Competitive Edge: Enabling mobile-based payments is soon going to be a competitive pre-requisite. By adopting a secure, robust payment solution that is easy-to-use and allows bundling of adjacent services (such as tracking of orders and loyalty points), retailers can significantly enhance their customer experience. It also reduces opportunities for data skimming (practice of fraudulently procuring card data) by employees, thus preserving brand reputation
Loyal Customers: Retailers can make customers stick to brands with the help of rewards and points based on purchases made through wallets
Trend #3: Personalization and location-based marketing are gaining traction
Personalization holds the key to customer loyalty and retention for retailers today. With no geographical limits on the brands and products they can access, consumers place great emphasis on convenience, value and personalization when making their purchase decisions.
In-store experiences are great avenues to drive personalization. Beacons, for instance, are seeing rapid adoption in retail, with brands using them to drive personalization in all aspects of the in-store experience.
The following are some of the leading trends in in-store personalization:
Leveraging Click and Collect to Cross-sell and Up-sell: Monsoon, a leading retailer of accessories in the U.K., realized that 60 percent of their customers opt to visit the store to collect online orders and 30 percent of them then make additional purchases while collecting the same. This is a very good example of why retailers like to encourage Buy Online Pickup In-store (BOPUS) fulfilment. Retailers are now using beacons to alert store staff when an online customer approaches the store to pick up the order. This not only allows the staff to ensure there is no delay in handing over the order, it also gives them an opportunity to recommend other merchandize of interest based on the customer's purchase or browsing history
Deploying Smart Tools to Enhance Customer Experience: Radio Frequency Identification (RFID)-enabled smart shelves can track demographic info along with product details that interest customers and display relatable discounts at nearby screens. Also, intelligent fitting rooms can read RFID tags to recognize the clothing that a customer has taken to the fitting rooms and help the floor staff find alternate sizes and accessories to complement the merchandize
Adopting Location-based Marketing: Beacons, which are low-energy Bluetooth-enabled devices, allow retailers to locate consumers within a 50-meter radius of the store and engage with them through personalized pull messaging. The technology helps re-define customer engagement through customized, location-based notifications. These notifications can be intimations on the availability of out of stock merchandize or offers on items in a customer's browsing history. While this implies a seamless shopping experience for customers, for marketers it means an opportunity to target the right customer at the right time with the right message. Trends indicate that proximity marketing can be a strong pull factor if the message is relevant and personalized. However, retailers remain cautious about adopting the right approach to location-based marketing without overwhelming and pushing the customer away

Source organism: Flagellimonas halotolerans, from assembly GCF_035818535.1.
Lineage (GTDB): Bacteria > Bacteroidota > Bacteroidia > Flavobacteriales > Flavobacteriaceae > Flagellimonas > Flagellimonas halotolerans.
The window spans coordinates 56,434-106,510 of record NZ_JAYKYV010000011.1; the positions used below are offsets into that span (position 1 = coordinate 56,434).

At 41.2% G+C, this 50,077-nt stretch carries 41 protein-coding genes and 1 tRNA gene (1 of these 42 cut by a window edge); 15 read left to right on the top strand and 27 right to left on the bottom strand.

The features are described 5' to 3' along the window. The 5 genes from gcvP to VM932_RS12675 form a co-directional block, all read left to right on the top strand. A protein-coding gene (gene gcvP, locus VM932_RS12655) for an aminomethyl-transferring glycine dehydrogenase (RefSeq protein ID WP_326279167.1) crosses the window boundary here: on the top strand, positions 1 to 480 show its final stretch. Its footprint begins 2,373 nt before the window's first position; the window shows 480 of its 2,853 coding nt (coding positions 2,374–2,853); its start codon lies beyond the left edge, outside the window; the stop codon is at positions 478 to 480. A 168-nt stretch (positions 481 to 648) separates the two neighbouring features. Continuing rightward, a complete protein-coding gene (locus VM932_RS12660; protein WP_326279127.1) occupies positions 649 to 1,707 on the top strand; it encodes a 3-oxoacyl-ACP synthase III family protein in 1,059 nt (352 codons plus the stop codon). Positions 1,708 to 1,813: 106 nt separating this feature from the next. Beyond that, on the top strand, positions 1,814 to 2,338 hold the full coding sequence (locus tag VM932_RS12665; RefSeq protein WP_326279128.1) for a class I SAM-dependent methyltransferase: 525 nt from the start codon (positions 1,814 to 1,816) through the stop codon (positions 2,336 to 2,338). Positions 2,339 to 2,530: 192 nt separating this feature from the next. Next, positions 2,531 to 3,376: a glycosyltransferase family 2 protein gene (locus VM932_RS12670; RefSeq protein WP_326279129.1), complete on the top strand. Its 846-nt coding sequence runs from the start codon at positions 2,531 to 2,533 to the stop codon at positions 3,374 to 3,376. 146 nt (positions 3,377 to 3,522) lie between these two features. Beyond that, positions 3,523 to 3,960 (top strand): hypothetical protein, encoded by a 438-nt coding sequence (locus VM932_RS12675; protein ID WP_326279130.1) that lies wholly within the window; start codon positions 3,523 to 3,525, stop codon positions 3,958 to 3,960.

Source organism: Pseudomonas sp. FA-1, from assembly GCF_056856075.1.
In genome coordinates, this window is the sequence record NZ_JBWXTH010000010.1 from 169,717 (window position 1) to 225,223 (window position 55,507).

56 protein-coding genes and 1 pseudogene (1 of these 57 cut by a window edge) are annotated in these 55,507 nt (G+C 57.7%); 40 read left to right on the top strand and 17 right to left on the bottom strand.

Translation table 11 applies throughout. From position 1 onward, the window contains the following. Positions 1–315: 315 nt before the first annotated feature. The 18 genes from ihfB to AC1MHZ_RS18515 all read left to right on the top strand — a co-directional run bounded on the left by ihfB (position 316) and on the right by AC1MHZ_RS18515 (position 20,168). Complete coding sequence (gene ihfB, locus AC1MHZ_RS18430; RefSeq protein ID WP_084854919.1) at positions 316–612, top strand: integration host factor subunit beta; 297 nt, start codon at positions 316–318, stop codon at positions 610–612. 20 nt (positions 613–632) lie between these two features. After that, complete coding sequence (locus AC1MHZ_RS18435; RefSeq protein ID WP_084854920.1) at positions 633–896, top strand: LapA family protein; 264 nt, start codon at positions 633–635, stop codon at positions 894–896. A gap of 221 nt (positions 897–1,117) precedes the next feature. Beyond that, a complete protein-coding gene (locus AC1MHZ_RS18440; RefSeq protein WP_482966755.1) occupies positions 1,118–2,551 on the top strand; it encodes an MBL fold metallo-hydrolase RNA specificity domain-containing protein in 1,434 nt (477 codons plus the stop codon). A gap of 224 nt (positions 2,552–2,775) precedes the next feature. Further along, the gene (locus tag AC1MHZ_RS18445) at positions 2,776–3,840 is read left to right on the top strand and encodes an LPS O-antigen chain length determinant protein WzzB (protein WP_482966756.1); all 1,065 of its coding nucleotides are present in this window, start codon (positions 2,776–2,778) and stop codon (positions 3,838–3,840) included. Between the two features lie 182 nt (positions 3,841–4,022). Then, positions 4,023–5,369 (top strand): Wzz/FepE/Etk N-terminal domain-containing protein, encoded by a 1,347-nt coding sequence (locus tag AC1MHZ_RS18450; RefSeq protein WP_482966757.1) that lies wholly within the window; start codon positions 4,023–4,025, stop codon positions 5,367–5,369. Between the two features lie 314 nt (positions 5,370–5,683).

Trend #4: Social media and content marketing can mold buying behavior
Social media benefits retailers with increased exposure, traffic and loyal followers, and helps generate leads with reduced marketing expense. Leading platforms such as Facebook, Pinterest, Instagram, Twitter, and YouTube have aligned with commercial objectives, and their 'buy' buttons enable the impulse buying behavior of consumers.
A survey states that 61 percent of consumers review a product online before making a purchase5. Millennial are highly motivated by and trust user-generated social information. Thus, retailers have started featuring reviews on their websites and apps for marketing their products. Content marketing is an organic method to enhance interaction with customers. It involves creating value-add, relevant and consistent content across websites, social media platforms and e-mailers. Effective content not only enhances the Search Engine Optimization (SEO) performance of retailers' websites, it also ensures greater visibility and customer engagement, thus playing a vital role in buying trends.
Trend #5: Reverse showrooming is a popular and beneficial trend for retailers
Showrooming (the propensity for customers to browse in-store and buy online) was once seen as an existential threat to brick-and- mortar retailers, but it turns out that the reverse dynamic is more popular. According to Business Insider, 69 percent of people in the U.S have done reverse showrooming, while only 46 percent have done showrooming. Reverse showrooming, or clicks to bricks, occurs when a shopper browses and researches products online, but purchases them in the store. It is seen mostly in the case of apparel and furniture.